My father in law, Joseph Patrick Denton, was born March 17, 1923 to an unwedded 17 year old farm girl from Olivia, North Carolina.
We do not know how old he was when his mother took him to the orphanage. But we do know that soon after dropping him off, she went north to pursue her education as a nurse. She probably came by to see Joe on holidays when she would return to Olivia from school and later when she started work in New Jersey as a nurse.
Sometime in the early 1930s, near the start of the depression, Joe’s maternal grandmother showed up at the orphanage and took Joe back to the Denton family house where she made a place for him outside, off the front porch.
Joe was initially enrolled in elementary school, but soon dropped out to help around the farm and get what work he could to help support his grandmother’s family.
A boy about his age later said that they didn’t treat Joe “right” at that house, expecting him to do more work than the others, only providing the barest of room and board, taking the money he made from work. A relative said, “there was no cause for them to treat Joe so mean.”
But being a known “bastard” was unkind and forever in the rural Bible-thumping southern hinterland.
Joe never discussed these difficult, formative years with me or with his children. I knew him for 40 years and he never talked about the orphanage or the work he had to do for his grandmother…. although with me he found every opportunity to discuss his young life after he left the Denton farm,
when he worked as a CCC volunteer in the government’s economic recovery program. He always smiled in telling the story of signing up and being sent to California where he joined with other CCC workers in clearing scrub brush out of timber forests. He talked about the hard work and the equipment they used and he beamed in discussing the barracks where they lived. He said they were served large, hearty portions of food in the mess hall they built and had “feasts” on the holidays. He took pride in his simple stories about the young men he worked with – he remembered all their names – which were probably born from the fact that CCC was the first real family he had ever known, where he was treated as an equal and there was no stigma about his parentage. He worked hard and was accepted. And for that he was forever grateful.
He returned from his west coast CCC work and in his earliest photos, he’s a strong, handsome man, with a no-humor, no-nonsense look in his eye.
In his early 20s then, he got a job at Fort Bragg as a maintenance worker, met and married Betty Medlin and within a few years had two girls, my wife-to-be, Brenda, and Betty Jo. In 1944, towards the end of WWII, he was drafted into the US Army Air Corp and sent to the west coast. According to family folklore he sent all of his pay back to his family and when the war was over, he thumbed home so that he could save bus fare.
He started back working at Fort Bragg and made the 40 minute commute with a group of other men from Sanford. These six men continued their five day a week drive for twenty years. They knew everything about each other, their aches and pains, their families, their worries, their politics, their plans, their cars, their religion. Joe relished the fellowship. Like CCC before, he worked hard at his job, and then spent time in warm fellowship with close friends. Week day in, week day out. It was a solid, enduring existence.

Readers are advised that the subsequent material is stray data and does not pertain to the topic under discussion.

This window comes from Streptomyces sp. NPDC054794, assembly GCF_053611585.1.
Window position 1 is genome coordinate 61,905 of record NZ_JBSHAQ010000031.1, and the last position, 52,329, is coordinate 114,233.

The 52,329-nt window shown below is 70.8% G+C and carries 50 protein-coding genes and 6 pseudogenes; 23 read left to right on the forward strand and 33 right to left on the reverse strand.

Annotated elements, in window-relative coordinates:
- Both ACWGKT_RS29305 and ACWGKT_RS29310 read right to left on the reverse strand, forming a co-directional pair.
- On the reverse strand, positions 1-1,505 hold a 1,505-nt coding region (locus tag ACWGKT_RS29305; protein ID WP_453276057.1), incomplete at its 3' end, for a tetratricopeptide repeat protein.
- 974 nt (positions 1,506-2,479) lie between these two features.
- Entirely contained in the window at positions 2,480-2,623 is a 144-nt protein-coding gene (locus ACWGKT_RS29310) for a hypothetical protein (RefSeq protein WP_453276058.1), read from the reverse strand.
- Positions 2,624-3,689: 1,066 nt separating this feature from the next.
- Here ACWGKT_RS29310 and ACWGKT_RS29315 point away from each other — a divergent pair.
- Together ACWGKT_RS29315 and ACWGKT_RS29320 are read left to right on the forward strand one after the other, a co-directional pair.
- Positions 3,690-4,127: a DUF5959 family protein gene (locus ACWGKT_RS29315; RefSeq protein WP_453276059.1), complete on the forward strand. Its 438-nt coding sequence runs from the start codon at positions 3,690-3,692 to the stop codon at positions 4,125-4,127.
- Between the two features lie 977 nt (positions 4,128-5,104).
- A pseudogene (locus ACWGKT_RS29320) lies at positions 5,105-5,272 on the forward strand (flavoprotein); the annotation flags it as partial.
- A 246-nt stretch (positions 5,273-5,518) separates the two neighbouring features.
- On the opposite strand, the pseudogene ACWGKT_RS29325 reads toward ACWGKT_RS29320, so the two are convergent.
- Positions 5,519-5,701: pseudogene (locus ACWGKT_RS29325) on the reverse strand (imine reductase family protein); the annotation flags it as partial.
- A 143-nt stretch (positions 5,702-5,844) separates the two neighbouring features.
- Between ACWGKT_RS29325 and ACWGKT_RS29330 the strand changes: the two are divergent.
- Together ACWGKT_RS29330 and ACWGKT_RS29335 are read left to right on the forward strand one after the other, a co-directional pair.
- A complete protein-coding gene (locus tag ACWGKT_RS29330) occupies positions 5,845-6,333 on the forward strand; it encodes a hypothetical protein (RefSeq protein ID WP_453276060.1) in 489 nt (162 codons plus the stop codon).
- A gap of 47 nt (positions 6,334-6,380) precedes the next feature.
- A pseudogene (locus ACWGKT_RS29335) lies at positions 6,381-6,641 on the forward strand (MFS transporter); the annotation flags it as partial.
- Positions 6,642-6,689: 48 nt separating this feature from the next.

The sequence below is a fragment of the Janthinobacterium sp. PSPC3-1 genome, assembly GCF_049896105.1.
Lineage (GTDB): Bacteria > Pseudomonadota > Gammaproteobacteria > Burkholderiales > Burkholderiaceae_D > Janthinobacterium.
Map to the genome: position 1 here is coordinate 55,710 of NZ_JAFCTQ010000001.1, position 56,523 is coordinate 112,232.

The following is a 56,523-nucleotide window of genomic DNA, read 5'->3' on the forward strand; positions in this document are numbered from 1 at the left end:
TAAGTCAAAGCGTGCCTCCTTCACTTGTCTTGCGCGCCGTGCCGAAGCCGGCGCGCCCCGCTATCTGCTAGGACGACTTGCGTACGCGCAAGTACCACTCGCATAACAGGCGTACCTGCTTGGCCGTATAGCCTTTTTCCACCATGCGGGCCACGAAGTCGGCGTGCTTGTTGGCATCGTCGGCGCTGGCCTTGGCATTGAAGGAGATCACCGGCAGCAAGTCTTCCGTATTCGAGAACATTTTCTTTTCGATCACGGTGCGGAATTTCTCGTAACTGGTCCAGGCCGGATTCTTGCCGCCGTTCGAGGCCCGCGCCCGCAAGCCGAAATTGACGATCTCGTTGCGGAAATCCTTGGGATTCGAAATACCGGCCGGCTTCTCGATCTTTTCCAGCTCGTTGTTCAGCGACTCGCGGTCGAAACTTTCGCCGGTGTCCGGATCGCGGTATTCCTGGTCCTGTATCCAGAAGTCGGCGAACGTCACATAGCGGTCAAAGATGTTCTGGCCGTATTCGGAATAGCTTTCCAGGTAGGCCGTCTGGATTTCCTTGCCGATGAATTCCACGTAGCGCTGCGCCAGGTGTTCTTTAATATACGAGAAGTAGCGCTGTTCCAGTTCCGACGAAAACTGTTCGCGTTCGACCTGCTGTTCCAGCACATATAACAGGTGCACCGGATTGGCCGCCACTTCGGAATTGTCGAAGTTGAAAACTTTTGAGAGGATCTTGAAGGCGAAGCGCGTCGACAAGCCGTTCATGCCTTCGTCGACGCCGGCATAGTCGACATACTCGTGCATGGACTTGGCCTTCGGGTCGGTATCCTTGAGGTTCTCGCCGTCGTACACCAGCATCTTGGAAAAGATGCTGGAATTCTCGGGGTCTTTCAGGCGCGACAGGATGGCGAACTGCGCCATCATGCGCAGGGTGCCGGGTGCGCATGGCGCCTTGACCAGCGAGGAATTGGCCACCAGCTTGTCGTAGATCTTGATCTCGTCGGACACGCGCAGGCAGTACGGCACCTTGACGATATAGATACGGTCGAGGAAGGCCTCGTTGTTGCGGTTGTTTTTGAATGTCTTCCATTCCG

A product of the depression, Joe did not believe in credit and he never borrowed a dime his entire life that I know of. He found four and half acres of land for sale west of Sanford, North Carolina and bought the tract when he had enough saved from his Fort Bragg job to pay cash.
In the time it took him to clear the land, he built up cash to start building a house on the land. He’d buy some lumber, some nails, sometimes getting his car pool buddies to help and he’d work on the house every day after work. Every Saturday, rain or shine, he worked. He didn’t have any architectural drawings that we know of. He built from the plans he had worked out in his head that included every detail about the heating system, the kitchen, the bath.
Sometime he had to stop and wait until he had collected enough money to buy more building material and then to buy the appliances and the furniture.
During those times when he was waiting for the money from his meager Fort Bragg civilian salary to accumulate, he would work on the back side of the four and a half acres, plowing the land for a large garden that in time produced a rich variety of vegetables and fruit.
It took him about 8 years to build that house and to develop the area for the garden, and by the time the family moved in, two more children had been born, so he had to start building an addition to his yet uncompleted house. He never stopped working.
I met Brenda on Christmas Eve 1967 and we married five months later. I came to accept that well-built house and those incredible vegetables from the garden as an extension of Joe Denton and his wife. Unpretentious, functional, sparse, solid: Joe Denton was a throwback to earlier generations when people built their own homes and grew and canned most of their own food.
Joe never bragged about his homestead. Never held it over us in the credit generation that he had paid cash for everything he owned.
He had a particular way about him, quiet with strangers, but strong and vocal with his family. And very sure of himself especially in the house he had built himself. He wasn’t much for expressing his feelings around us, but sometimes you could see the pride in his face as he looked around at the family he had made.
He loved his children very much, and he adored his wife. Since he came back from Army Air Force service in WW II, he never spent a night away from Betty.
To me he seemed happiest, however, when his mother came down from Philadelphia for visits every other year or so. She was a well-dressed woman who wore high heels to accentuate her shapely legs. Even in her eighties, she was a handsome woman. Her clothes were either tailor made or came from a mighty fine store. She had married a doctor and was a member of New Jersey high society.